I may be Welsh but this book is all about England, and in particular one small corner of it – the village of Kibworth in Leicestershire – and that makes it a history like no other. By taking the focus down to this microscopic level, Wood creates real depth and also a fascinating narrative thread as we meet the same families again and again. But the lessons can be applied outwards to the whole country, and that is its genius. I love the history of ordinary people – and I’ve had a crush on Michael Wood since his Trojan War days – so double the reason to take this book with me.

Book Four – The Collected Poems of Glyn Jones

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This volume gathers together Glyn Jones’s previously published poems, together with a number that appear for the first time.

There had to be a poetry book and this one is very special to me, because I read from it to my mother the morning she died and we had a lovely time. Glyn was a good friend of my parents, and that’s the reason I took his name as my pseudonym. Apart from his absolutely wonderful way with words – perhaps just a little of it will rub off on me!

Book Five – One August Night by Victoria Hislop

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25th August 1957. The island of Spinalonga closes its leper colony. And a moment of violence has devastating consequences.

When time stops dead for Maria Petrakis and her sister, Anna, two families splinter apart and, for the people of Plaka, the closure of Spinalonga is forever coloured with tragedy.

In the aftermath, the question of how to resume life looms large. Stigma and scandal need to be confronted and somehow, for those impacted, a future built from the ruins of the past.

I’m taking a bit of a chance on this one because I haven’t read it, but it would be great to have something new to look forward to. I love her writing and The Island was the first book of hers I read so her return to Spinalonga will surely be a treat.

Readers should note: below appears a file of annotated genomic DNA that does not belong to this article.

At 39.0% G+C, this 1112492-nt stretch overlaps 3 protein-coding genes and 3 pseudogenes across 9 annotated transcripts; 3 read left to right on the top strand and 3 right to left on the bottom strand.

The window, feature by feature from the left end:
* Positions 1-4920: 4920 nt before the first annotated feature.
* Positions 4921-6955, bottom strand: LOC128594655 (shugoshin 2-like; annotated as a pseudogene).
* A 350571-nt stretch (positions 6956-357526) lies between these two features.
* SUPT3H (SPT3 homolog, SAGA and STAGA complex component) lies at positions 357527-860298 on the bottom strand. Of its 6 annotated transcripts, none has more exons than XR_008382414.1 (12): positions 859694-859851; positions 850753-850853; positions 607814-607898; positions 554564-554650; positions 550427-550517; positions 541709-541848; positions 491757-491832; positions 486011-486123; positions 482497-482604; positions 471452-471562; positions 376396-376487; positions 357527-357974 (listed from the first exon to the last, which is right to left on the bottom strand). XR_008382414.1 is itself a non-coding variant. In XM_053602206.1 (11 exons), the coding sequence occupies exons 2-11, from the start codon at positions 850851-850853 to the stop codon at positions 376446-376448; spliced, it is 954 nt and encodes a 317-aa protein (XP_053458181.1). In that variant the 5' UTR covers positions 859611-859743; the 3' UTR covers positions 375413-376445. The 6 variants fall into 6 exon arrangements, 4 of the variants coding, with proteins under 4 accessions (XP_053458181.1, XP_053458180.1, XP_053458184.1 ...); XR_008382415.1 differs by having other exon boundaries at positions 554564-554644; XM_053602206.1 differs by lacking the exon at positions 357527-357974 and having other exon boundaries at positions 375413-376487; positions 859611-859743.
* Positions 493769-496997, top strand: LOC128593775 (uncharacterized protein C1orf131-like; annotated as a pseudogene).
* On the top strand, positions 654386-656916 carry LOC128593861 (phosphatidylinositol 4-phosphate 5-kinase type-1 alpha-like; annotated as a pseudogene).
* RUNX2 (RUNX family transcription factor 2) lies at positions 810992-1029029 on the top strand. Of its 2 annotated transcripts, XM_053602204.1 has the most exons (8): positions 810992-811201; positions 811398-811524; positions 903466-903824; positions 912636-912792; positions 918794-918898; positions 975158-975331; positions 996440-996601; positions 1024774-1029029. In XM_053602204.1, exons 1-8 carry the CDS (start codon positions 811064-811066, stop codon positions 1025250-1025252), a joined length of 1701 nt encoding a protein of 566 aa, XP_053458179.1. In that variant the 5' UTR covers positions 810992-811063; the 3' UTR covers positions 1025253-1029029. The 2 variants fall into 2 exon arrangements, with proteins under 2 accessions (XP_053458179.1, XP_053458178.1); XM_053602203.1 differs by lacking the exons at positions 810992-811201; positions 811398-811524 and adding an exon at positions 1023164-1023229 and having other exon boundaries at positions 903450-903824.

My luxury item

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The essential item I couldn’t live with would be a notebook and pencil. I know it’s not original, but I’m an author. And all the better if the pencil has a little rubber on the end so I can keep only the very best of words!

About the Author

Eva Glyn on her travels

Eva Glyn writes emotional women’s fiction inspired by beautiful places and the stories they hide. She loves to travel, but finds inspiration can strike just as well at home or abroad.

She cut her teeth on just about every kind of writing (radio journalism, advertising copy, PR, and even freelance cricket reporting) before finally completing a full length novel in her forties. Four lengthy and completely unpublishable tomes later she found herself sitting on an enormous polystyrene book under the TV lights of the Alan Titchmarsh Show as a finalist in the People’s Novelist competition sponsored by Harper Collins. Although losing out to a far better writer, the positive feedback from the judges gave her the confidence to pursue her dreams.

Eva lives in Cornwall, although she considers herself Welsh, and has been lucky enough to have been married to the love of her life for twenty-five years. She also writes as Jane Cable.

The Missing Pieces of Us is Eva’s first novel for One More Chapter and will be published on 21st July. When Robin and Izzie meet again after twenty years they discover their memories of their brief affair are completely different. Who is right, and who is wrong? And how can they create a future when so many pieces of their past are missing? You can pre-order the book here.

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There are three versions of the past – hers, his, and the truth.

When Robin Vail walks back into widow Isobel O’Briain’s life decades after he abruptly left it, the dark days since her husband’s unexpected passing finally know light. Robin has fallen on hard times but Izzie and her teenage daughter Claire quickly remind him what it’s like to have family…and hope.

But Robin and Izzie are no longer those twenty-something lovers, and as they grow closer once more the missing pieces of their past weigh heavy. Now, to stop history repeating, Izzie and Robin must face facts and right wrongs…no matter how painful.

Connect with Eva:

Facebook: Eva Glyn Author

Twitter: @JaneCable

Instagram: @evaglynauthor